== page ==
That was a really rad section! At the time, I don't think I fully understood everything he put into that. I don't remember specifically watching that and thinking, "I've got to try doing an all self-filmed part," but I also definitely thought back to it and took inspiration from it when I got deep enough into self-filming to want to put together something myself. It proved it was possible to do while keeping it interesting and well-rounded.


What’s your favorite self-filmed video of your BMX career?

Probably my most current one I did for Cult or the first full selfie part I did for Premium years back. I'd say the most current one because, with every video I do, I feel like I learn a little bit more about the process. I love that it shows my most recent culmination of all of it. The older Premium part is a personal favorite because I did it as an experiment and it worked out to the point where I'm still making them - haha. That Wild Nothing song is still a favorite, too.

Do you find difficulty making self-filmed pieces unique?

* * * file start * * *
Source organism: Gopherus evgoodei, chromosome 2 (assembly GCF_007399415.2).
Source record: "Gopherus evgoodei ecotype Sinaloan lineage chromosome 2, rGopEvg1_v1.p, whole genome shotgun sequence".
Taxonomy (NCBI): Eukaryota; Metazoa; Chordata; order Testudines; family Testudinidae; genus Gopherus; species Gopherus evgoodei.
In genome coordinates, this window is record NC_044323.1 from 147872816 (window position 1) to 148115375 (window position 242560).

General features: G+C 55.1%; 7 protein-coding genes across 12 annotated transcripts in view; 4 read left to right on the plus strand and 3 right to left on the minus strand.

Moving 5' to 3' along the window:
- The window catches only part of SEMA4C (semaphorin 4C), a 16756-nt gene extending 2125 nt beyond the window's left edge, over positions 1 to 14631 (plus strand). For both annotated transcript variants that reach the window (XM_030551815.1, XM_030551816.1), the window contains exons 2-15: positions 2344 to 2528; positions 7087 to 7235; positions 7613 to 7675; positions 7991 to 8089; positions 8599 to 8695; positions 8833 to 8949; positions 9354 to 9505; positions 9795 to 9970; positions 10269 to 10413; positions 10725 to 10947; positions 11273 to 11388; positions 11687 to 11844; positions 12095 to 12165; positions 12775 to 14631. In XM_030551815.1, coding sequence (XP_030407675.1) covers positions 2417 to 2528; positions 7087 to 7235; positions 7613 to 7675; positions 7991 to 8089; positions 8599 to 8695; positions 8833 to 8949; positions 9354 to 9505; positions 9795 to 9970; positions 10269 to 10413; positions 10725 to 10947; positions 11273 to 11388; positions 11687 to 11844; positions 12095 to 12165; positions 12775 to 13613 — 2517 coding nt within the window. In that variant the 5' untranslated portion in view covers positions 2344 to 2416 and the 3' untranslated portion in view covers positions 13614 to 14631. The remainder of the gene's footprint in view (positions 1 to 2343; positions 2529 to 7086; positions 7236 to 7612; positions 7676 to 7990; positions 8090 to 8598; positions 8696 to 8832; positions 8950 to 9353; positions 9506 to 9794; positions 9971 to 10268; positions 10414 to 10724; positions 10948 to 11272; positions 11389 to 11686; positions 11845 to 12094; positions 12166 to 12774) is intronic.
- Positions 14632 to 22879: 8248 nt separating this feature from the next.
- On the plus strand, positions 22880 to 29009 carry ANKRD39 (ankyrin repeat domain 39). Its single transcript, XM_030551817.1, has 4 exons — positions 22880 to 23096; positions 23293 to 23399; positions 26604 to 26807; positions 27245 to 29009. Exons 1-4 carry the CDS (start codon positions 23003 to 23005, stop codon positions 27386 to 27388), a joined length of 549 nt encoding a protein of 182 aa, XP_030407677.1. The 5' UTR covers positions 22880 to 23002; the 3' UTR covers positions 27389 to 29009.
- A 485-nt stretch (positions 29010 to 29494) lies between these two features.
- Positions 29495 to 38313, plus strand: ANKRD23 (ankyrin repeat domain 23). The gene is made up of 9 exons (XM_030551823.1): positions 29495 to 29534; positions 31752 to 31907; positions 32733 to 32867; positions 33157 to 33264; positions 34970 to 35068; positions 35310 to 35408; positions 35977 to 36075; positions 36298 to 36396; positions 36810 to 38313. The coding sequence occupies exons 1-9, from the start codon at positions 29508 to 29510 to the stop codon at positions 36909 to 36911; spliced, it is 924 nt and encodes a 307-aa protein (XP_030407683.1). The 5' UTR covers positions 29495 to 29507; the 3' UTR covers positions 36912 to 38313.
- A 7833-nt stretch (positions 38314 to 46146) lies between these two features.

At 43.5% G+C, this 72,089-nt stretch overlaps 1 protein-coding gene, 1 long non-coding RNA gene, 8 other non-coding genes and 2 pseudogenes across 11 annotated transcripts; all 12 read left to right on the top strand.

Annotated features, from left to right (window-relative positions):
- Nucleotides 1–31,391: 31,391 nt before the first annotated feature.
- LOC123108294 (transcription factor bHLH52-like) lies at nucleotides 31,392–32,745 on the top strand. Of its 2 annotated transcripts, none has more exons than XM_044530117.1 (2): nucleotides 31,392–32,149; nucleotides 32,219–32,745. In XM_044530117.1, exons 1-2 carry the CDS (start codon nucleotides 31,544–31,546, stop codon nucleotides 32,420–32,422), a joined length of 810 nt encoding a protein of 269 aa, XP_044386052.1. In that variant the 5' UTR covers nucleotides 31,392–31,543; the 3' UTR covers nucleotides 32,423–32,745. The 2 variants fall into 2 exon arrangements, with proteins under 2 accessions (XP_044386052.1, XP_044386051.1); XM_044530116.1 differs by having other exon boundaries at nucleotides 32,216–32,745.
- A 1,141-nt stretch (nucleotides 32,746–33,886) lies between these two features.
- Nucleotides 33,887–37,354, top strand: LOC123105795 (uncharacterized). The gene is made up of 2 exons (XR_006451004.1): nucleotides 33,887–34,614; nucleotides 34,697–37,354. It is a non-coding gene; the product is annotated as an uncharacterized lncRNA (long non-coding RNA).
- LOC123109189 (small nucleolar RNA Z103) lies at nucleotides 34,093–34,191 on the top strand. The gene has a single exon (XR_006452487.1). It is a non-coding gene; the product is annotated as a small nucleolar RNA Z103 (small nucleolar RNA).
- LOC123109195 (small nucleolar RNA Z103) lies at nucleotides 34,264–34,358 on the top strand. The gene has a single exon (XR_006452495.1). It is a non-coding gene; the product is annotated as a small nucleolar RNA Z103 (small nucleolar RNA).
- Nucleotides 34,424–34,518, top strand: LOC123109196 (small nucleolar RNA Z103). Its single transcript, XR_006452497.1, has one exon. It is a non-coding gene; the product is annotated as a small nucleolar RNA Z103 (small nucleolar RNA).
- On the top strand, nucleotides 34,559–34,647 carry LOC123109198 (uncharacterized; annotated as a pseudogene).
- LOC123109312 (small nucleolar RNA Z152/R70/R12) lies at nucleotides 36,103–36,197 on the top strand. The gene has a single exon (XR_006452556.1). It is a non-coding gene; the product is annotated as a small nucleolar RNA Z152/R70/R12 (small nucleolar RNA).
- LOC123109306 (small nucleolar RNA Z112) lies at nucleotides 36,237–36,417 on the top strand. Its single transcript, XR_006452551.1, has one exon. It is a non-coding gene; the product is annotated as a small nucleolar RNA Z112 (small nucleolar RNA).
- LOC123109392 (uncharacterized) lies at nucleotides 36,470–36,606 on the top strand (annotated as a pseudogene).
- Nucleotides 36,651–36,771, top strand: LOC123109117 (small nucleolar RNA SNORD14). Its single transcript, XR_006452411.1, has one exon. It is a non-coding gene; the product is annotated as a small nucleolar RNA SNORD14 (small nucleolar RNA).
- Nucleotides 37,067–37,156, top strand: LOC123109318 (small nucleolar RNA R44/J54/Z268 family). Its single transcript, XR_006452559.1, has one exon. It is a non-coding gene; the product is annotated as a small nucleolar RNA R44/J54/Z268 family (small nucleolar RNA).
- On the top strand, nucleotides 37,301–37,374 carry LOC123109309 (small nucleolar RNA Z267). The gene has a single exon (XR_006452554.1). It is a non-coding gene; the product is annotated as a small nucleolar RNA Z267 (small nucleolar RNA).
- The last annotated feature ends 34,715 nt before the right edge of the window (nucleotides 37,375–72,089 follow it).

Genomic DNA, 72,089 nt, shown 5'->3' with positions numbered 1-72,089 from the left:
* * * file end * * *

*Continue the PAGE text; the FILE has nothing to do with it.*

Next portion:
For sure. Self-filming definitely has its limitations, so it's always a challenge working around them and figuring out how to make an entire piece into something that isn't too static and that feels too similar to past pieces. The challenge is half the fun, though, and forces you to think a little harder, which I love.

For most of these videos, are you riding solo or just not letting anyone else touch the camera?

It's a balance of both. It all depends on the day and what's going on. I'd say probably a little more often I'm riding solo. I'll just leave the house with a spot or two in mind and kinda keep it loose and flexible by not dragging anyone else along. Other days, it'll just be a regular day out riding with a person or two and I'll end up trying something. Other times I'll be out solo and people will come meet up at some point. It varies.